THE THREE BURIALS OF MELQUIADES ESTRADA—if Sam Peckinpah hadn’t been half-cocked (and 2/3 crocked) when he made Bring Me The Head Of Alfredo Garcia it might have come out as well as this 2005 sleeper, directed by & starring Tommy Lee Jones. It’s unrelentingly tough: when I saw it with my dove-natured girlfriend she bailed early, indicative of the limited audience appeal stamped all over it—bleak characters, mean behavior, allusion-laced narrative and that tongue-swallowing title.
A Mexican vaquero (Julio Cedillo), working illegally on the US side of the line, is gunned down by a nasty border patrolman (Barry Pepper). When local authorities stuff the case, the victim’s Texan cowboy buddy decides to provide reckoning. Justice is a key here, as opposed to simple vengeance, though there is no little bit of deserved smackin’ around meted out as the cowboy (Jones, playing it to a tee) drags (literally) the perp down southaways.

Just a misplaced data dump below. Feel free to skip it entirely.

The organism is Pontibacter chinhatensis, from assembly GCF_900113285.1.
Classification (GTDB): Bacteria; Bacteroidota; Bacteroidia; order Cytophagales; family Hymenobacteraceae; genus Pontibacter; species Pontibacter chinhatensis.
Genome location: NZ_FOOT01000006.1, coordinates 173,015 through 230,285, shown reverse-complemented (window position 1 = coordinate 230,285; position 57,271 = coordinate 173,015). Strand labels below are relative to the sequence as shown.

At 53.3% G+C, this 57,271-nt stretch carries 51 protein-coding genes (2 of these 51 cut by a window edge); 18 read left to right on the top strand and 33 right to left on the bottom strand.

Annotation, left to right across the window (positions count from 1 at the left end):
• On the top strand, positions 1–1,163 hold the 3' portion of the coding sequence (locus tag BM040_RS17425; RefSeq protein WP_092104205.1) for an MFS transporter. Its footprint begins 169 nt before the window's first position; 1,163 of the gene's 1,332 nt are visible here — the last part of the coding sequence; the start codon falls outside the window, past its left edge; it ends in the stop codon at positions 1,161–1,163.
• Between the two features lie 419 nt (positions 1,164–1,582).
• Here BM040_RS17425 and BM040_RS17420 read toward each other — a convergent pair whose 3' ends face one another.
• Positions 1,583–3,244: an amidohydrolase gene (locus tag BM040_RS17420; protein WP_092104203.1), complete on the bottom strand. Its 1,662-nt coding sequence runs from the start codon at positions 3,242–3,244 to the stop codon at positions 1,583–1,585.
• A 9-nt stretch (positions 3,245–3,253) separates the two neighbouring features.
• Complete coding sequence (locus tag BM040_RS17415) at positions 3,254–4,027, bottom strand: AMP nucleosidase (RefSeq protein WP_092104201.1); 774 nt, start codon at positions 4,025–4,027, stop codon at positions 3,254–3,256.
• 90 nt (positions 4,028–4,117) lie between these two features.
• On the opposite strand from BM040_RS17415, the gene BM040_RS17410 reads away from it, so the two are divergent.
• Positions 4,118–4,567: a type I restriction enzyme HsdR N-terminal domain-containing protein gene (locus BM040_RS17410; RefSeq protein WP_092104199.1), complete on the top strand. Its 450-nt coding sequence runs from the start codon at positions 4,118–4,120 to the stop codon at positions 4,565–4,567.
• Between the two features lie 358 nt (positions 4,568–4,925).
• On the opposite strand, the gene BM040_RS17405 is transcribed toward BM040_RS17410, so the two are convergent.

Beautifully photographed by Chris Menges, quietly and moodily scored by Marco Beltrami, salsa’d with pitch-dark humor, and directed with an actors ear to his fellows and an artists eye for composition, these are three funerals worth attending.
With Dwight Yoakum, January Jones, Melissa Leo and Levon Helm, the 121 minute yarn took $15,000,000 to make, returning but $9,045,000, though it cinched strong reviews. Its status is bound to grow over time.
Great location work of striking, unforgiving landscapes in Texas, natural and urban, the former around Big Bend Natl. Park and sections of Jones’ own ranch property, the latter around parts of Odessa and Midland. The actor’s debut in the pilot seat ties in with a burial-trek theme he is clearly taken with, as per Lonesome Dove and The Homesman.
Based on both a real incident and on Faulkner’s “As I Lay Dying”, it’s real and absurd, poetic and foul, vicious and redemptive. You’ll never view a snakebit-swollen-foot-poison-lancing the same way again.